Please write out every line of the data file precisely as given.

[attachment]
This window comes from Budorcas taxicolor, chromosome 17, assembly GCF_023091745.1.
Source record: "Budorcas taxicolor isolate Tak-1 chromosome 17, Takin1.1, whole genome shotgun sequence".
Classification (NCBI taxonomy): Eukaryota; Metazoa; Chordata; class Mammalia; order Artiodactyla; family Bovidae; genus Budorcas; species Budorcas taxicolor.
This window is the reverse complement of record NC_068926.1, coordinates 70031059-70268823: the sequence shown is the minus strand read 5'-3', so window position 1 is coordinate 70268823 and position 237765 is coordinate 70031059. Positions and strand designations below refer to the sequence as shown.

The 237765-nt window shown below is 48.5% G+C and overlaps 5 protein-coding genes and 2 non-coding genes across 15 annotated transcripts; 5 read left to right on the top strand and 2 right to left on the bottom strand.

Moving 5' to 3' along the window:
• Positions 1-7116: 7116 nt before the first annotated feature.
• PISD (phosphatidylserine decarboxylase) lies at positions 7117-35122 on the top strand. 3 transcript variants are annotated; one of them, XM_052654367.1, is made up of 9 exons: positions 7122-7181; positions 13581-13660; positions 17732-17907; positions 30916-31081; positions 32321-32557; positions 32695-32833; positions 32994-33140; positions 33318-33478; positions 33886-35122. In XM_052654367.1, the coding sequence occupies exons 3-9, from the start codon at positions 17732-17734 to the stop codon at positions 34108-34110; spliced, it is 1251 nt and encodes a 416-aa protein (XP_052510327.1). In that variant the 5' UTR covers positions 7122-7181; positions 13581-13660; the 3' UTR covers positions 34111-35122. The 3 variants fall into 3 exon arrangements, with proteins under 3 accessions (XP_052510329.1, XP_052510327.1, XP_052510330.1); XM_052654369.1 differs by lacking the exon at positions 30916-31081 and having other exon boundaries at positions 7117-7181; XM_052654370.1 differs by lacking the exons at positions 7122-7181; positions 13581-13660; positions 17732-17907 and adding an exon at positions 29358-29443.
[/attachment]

This window comes from Budorcas taxicolor, chromosome 17, assembly GCF_023091745.1.
Source record: "Budorcas taxicolor isolate Tak-1 chromosome 17, Takin1.1, whole genome shotgun sequence".
Classification (NCBI taxonomy): Eukaryota; Metazoa; Chordata; class Mammalia; order Artiodactyla; family Bovidae; genus Budorcas; species Budorcas taxicolor.
This window is the reverse complement of record NC_068926.1, coordinates 70031059-70268823: the sequence shown is the minus strand read 5'-3', so window position 1 is coordinate 70268823 and position 237765 is coordinate 70031059. Positions and strand designations below refer to the sequence as shown.

The 237765-nt window shown below is 48.5% G+C and overlaps 5 protein-coding genes and 2 non-coding genes across 15 annotated transcripts; 5 read left to right on the top strand and 2 right to left on the bottom strand.

Moving 5' to 3' along the window:
• Positions 1-7116: 7116 nt before the first annotated feature.
• PISD (phosphatidylserine decarboxylase) lies at positions 7117-35122 on the top strand. 3 transcript variants are annotated; one of them, XM_052654367.1, is made up of 9 exons: positions 7122-7181; positions 13581-13660; positions 17732-17907; positions 30916-31081; positions 32321-32557; positions 32695-32833; positions 32994-33140; positions 33318-33478; positions 33886-35122. In XM_052654367.1, the coding sequence occupies exons 3-9, from the start codon at positions 17732-17734 to the stop codon at positions 34108-34110; spliced, it is 1251 nt and encodes a 416-aa protein (XP_052510327.1). In that variant the 5' UTR covers positions 7122-7181; positions 13581-13660; the 3' UTR covers positions 34111-35122. The 3 variants fall into 3 exon arrangements, with proteins under 3 accessions (XP_052510329.1, XP_052510327.1, XP_052510330.1); XM_052654369.1 differs by lacking the exon at positions 30916-31081 and having other exon boundaries at positions 7117-7181; XM_052654370.1 differs by lacking the exons at positions 7122-7181; positions 13581-13660; positions 17732-17907 and adding an exon at positions 29358-29443.